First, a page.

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Officials probed over imminent Luzon energy crisis

Republika

Weeks after the National Grid Corporation of the Philippines (NGCP) announced an eight-day long series of rotational power outages in Luzon, officials from the energy sector bared concerning news on the Luzon grid’s status in a recent Senate energy committee hearing.


Department of Energy (DOE) Electric Power Industry Management Bureau director Mario Marasigan stated that should the current status of power generation for Luzon remain the same, energy supply will be at critical levels and more rotating blackouts are to be expected.


Capacity reserves will be particularly low as the month ends, as well as during the third and first weeks of July and August, respectively.


Marasigan explained that at present, the 345-megawatt (mW) Unit 1 generator of the GNPower Mariveles coal-fired power plant in Bataan and the 300-mW Unit 2 of the Sem-Calaca coal-fed complex in Batangas, remain out of commission due to technical problems.


This cuts at least 475-mW from Luzon’s daily generation, and will likely lead to the energy demand surpassing the available supply.


Other power plants that will not be available include the natural gas-fired Ilijan complex in Batangas, the 382-mW Unit 2 of the Pagbilao coal-fired power complex in Quezon province, and the 600-mW Unit 1 of GNPower’s Dinginin coal-fired power complex in Bataan, as it is still undergoing trial testing for commercial use.


Amidst these pressing issues however, energy executives seemed to be preoccupied with placing blame rather than addressing the looming crisis.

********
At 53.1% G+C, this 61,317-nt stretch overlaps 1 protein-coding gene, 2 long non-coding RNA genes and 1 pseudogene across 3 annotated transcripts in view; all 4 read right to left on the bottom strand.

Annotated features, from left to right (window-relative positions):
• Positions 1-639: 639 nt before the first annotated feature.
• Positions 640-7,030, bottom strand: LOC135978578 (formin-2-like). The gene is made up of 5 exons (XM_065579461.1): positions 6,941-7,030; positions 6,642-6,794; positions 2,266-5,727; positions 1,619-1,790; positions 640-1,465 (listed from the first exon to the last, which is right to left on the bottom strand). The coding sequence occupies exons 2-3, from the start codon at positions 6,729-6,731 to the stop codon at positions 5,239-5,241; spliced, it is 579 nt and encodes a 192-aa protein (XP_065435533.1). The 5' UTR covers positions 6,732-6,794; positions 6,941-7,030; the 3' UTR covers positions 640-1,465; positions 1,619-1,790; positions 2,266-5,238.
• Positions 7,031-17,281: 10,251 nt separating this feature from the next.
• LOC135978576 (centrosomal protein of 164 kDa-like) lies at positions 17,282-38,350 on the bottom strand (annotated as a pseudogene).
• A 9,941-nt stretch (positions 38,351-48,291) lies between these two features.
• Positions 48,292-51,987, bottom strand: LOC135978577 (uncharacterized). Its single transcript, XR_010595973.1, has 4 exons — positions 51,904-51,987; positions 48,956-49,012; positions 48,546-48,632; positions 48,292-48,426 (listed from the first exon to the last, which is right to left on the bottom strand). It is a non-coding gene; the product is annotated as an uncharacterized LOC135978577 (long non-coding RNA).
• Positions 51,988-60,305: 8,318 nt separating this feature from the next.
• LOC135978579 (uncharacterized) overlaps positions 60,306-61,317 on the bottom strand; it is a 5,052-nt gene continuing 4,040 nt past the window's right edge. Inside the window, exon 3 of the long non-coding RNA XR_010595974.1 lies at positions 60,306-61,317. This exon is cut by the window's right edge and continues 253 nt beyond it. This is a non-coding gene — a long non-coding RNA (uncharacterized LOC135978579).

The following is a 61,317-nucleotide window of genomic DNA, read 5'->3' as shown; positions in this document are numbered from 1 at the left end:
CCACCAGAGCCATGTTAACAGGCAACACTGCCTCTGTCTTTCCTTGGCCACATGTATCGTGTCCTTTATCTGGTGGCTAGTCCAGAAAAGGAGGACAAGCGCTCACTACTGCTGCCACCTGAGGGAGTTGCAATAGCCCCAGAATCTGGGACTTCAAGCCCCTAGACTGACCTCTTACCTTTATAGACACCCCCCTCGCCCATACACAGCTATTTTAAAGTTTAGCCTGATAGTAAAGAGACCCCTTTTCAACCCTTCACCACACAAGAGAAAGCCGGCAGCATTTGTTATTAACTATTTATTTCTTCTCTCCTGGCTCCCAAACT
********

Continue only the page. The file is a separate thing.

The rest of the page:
Energy Secretary Alfonso Cusi, who had given assurances of an ample energy supply earlier in the year, cited the NGCP’s continued failure to ensure that enough firm contracts, which compel power suppliers to deliver whenever the NGCP requires additional energy, were established.


Though prior to the hearing, NGCP president Anthony Almeda had announced that they would begin competitive bidding for firm contracts, but also maintained that this would not solve the power outage issues.


Almeda stated that electricity costs would skyrocket should the DOE policy on firm contracts continue, as it would not lead to an increased supply, but a shift in payment terms that would end up charging consumers for both used and unused energy.


Energy Regulatory Commission (ERC) Chair Agnes Devanadera shared Almeda’s sentiments on the matter.


The Senate hearing committee strongly urged the officials to form a technical working group amongst themselves and the power generation corporations in order to come up with actual solutions and proactive measures.


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